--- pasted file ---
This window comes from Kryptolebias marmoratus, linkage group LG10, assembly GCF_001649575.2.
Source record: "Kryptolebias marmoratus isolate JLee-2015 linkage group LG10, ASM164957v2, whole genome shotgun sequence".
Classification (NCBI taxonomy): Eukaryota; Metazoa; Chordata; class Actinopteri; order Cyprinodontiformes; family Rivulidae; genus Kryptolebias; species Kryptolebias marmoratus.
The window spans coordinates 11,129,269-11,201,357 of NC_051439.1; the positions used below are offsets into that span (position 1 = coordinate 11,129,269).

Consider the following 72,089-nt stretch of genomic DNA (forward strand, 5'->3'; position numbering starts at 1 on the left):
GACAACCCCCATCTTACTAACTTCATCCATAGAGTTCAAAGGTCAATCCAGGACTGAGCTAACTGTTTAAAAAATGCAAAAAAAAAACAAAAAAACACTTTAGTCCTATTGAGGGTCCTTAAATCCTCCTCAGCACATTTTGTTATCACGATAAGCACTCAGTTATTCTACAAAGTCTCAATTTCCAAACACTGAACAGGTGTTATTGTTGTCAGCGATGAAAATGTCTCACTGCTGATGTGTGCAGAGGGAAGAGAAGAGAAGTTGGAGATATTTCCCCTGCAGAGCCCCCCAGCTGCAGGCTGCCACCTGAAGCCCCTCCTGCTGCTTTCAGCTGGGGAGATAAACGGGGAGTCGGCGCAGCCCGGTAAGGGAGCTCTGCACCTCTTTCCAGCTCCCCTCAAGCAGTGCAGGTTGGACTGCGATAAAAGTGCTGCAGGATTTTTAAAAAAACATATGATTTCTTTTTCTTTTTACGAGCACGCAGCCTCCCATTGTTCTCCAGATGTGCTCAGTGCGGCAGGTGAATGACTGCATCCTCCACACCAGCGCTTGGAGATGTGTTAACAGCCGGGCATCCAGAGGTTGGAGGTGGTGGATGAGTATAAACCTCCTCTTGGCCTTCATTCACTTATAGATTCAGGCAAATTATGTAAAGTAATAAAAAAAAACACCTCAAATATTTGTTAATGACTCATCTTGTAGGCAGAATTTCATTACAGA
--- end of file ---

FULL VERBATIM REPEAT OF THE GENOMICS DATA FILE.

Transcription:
This window comes from Kryptolebias marmoratus, linkage group LG10, assembly GCF_001649575.2.
Source record: "Kryptolebias marmoratus isolate JLee-2015 linkage group LG10, ASM164957v2, whole genome shotgun sequence".
Classification (NCBI taxonomy): Eukaryota; Metazoa; Chordata; class Actinopteri; order Cyprinodontiformes; family Rivulidae; genus Kryptolebias; species Kryptolebias marmoratus.
The window spans coordinates 11,129,269-11,201,357 of NC_051439.1; the positions used below are offsets into that span (position 1 = coordinate 11,129,269).

Consider the following 72,089-nt stretch of genomic DNA (forward strand, 5'->3'; position numbering starts at 1 on the left):
GACAACCCCCATCTTACTAACTTCATCCATAGAGTTCAAAGGTCAATCCAGGACTGAGCTAACTGTTTAAAAAATGCAAAAAAAAAACAAAAAAACACTTTAGTCCTATTGAGGGTCCTTAAATCCTCCTCAGCACATTTTGTTATCACGATAAGCACTCAGTTATTCTACAAAGTCTCAATTTCCAAACACTGAACAGGTGTTATTGTTGTCAGCGATGAAAATGTCTCACTGCTGATGTGTGCAGAGGGAAGAGAAGAGAAGTTGGAGATATTTCCCCTGCAGAGCCCCCCAGCTGCAGGCTGCCACCTGAAGCCCCTCCTGCTGCTTTCAGCTGGGGAGATAAACGGGGAGTCGGCGCAGCCCGGTAAGGGAGCTCTGCACCTCTTTCCAGCTCCCCTCAAGCAGTGCAGGTTGGACTGCGATAAAAGTGCTGCAGGATTTTTAAAAAAACATATGATTTCTTTTTCTTTTTACGAGCACGCAGCCTCCCATTGTTCTCCAGATGTGCTCAGTGCGGCAGGTGAATGACTGCATCCTCCACACCAGCGCTTGGAGATGTGTTAACAGCCGGGCATCCAGAGGTTGGAGGTGGTGGATGAGTATAAACCTCCTCTTGGCCTTCATTCACTTATAGATTCAGGCAAATTATGTAAAGTAATAAAAAAAAACACCTCAAATATTTGTTAATGACTCATCTTGTAGGCAGAATTTCATTACAGA